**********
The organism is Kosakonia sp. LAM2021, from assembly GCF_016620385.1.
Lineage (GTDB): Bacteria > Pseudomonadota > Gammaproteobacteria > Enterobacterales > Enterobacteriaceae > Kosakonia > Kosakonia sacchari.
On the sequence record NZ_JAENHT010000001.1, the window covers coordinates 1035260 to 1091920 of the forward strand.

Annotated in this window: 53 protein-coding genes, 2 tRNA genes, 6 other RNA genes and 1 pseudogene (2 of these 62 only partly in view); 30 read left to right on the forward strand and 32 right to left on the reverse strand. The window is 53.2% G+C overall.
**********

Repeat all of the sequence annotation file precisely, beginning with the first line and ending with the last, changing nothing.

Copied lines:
The organism is Kosakonia sp. LAM2021, from assembly GCF_016620385.1.
Lineage (GTDB): Bacteria > Pseudomonadota > Gammaproteobacteria > Enterobacterales > Enterobacteriaceae > Kosakonia > Kosakonia sacchari.
On the sequence record NZ_JAENHT010000001.1, the window covers coordinates 1035260 to 1091920 of the forward strand.

Annotated in this window: 53 protein-coding genes, 2 tRNA genes, 6 other RNA genes and 1 pseudogene (2 of these 62 only partly in view); 30 read left to right on the forward strand and 32 right to left on the reverse strand. The window is 53.2% G+C overall.